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Hundreds Arrested During Direct Action Opposing ICE in D.C.

Katelyn Burns

Among those arrested were Rep. Pramila Jayapal (D-WA), who spoke about her experience in a video posted to her Twitter account on Thursday.

Hundreds of people—and at least one member of the U.S. Congress—were arrested on Thursday when as many as 2,500 people took part in a direct action organized by Women’s March and the Center for Popular Democracy Action in Washington, D.C.

The protests, which began at Freedom Plaza before moving to the Hart Senate office building’s atrium, called for an end to the Trump administration’s “zero-tolerance” immigration policy that has caused a migrant family separation crisis, and for the abolition of Immigration and Customs Enforcement (ICE). Capitol Police told Rewire.News that 575 people were arrested and charged with “unlawfully demonstrating” during the protests. According to the Women’s March, 630 people were arrested.

A Women’s March spokesperson explained the discrepancy when reached for clarification. “We had 630 people submit intake forms prior to arrest, and we followed up with each of them after the action personally,” she said in a text message. “This is our best possible estimate of numbers.”

Among those arrested were Rep. Pramila Jayapal (D-WA), who spoke about her experience in a video posted to her Twitter account on Thursday. “This is far beyond politics—this is about right and wrong and we have to stand up and we have to put ourselves on the line,” she said in the video. “I’m proud to have been arrested with them. To put myself in the camp of people who believe that the United States of America is better and as a member of Congress I refuse to let this president and this administration do what they are doing to children, to parents, to asylum seekers in my name.”

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Several other lawmakers were also on hand for the action, including Sen. Kirsten Gillibrand (D-NY), who was not arrested. “I think it’s amazing. This is what democracy looks like and women all across America are speaking out. They are not going to take this, they are going to be heard,” said Gillibrand in an interview with Rewire.News prior to the arrests. “They’re going to fight, they’re going to speak out, they’re going to speak back, and they’re going to take a stand. That’s what they’re doing right now.”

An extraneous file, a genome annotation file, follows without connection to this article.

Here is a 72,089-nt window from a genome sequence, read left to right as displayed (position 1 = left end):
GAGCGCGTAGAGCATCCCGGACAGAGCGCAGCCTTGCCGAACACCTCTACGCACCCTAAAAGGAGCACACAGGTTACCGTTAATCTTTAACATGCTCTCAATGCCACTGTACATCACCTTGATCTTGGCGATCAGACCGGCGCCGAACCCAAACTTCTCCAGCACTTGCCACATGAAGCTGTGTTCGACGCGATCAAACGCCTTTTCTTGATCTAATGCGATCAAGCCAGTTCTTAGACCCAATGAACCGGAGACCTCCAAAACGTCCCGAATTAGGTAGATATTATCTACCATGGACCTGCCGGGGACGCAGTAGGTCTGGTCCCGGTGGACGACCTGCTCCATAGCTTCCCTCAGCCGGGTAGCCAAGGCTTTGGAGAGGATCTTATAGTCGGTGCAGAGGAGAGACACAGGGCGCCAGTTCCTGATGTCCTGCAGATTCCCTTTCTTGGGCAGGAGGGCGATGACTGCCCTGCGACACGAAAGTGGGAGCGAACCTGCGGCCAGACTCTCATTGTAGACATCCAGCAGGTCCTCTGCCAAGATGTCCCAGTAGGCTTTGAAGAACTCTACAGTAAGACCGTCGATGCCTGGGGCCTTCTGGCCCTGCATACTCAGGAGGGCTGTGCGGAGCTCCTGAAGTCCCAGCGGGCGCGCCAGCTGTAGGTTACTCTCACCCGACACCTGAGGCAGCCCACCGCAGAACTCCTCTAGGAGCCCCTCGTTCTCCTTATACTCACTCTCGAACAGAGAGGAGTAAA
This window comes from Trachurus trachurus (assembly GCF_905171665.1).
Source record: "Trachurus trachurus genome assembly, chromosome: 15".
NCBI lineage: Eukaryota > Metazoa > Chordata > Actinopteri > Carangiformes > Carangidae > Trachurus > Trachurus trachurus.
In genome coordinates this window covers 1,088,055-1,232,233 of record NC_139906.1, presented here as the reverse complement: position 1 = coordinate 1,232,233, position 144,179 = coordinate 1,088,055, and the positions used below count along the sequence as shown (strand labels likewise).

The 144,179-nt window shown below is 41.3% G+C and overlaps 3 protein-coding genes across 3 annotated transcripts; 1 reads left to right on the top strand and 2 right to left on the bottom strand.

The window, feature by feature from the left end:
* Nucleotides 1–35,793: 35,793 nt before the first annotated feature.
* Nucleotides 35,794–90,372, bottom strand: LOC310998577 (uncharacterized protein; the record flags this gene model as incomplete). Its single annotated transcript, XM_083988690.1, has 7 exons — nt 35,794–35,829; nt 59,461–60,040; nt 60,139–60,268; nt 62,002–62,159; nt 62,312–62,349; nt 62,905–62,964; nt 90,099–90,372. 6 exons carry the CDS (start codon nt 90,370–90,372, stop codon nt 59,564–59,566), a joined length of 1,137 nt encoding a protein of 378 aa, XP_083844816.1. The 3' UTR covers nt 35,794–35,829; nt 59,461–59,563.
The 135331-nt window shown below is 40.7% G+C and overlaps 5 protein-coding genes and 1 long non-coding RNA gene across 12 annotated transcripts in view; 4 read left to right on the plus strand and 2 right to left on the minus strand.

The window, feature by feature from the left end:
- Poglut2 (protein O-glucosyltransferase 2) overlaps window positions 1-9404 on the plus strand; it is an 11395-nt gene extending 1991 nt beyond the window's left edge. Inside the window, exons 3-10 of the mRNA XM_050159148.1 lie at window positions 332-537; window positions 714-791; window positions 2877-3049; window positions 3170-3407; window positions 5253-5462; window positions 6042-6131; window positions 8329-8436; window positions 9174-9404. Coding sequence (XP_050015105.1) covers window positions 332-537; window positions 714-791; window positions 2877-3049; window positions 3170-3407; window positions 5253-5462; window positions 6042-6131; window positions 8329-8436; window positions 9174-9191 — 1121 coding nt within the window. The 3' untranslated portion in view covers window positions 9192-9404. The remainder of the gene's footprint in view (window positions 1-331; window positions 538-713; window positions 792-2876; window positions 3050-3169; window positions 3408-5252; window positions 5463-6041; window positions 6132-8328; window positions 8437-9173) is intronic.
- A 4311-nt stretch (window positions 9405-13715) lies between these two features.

Gillibrand on Friday morning declared her support for abolishing ICE and “reimagining” the agency. The news came after Rep. Mark Pocan (D-WI) announced earlier in the week that he would introduce a bill in the U.S. House of Representatives to abolish the agency.

“It’s so meaningful to see women who are not directly impacted by this issue turn out and say ‘actually this affects us all,’” said Women’s March Co-chair Bob Bland in a phone interview with Rewire.News Thursday afternoon. “We as Americans cannot allow for children and families to be separated and detained indefinitely with a zero-tolerance policy and basically the absence of amnesty in this entire process. We cannot allow that.”

Bland said she hoped protesters would continue raising their voices going forward. “For a lot of people it was their first time engaging in civil disobedience, so we had trainings throughout the action,” she said. “A lot of women went home to their own communities today with a full toolkit of knowledge around nonviolent civil disobedience.”

For some participants, the risk of arrest was worth it to have a chance at changing the administration’s policies at the border. “I’m planning on risking arrest because there’s no limits to what [Trump] is willing to do, and we also have to have no limits in terms of what we have to do to resist despotic policies,” 47-year-old Jen Marlowe, who traveled from Seattle for the protest, told Rewire.News. ”I’m not scared to get arrested, I’m not worried about getting arrested, I’m much more worried about what’s happening to families and children and I want to do whatever I can to center them and prioritize them and their struggle.”

Rewire.News Producer Lauryn Gutierrez contributed to this report.

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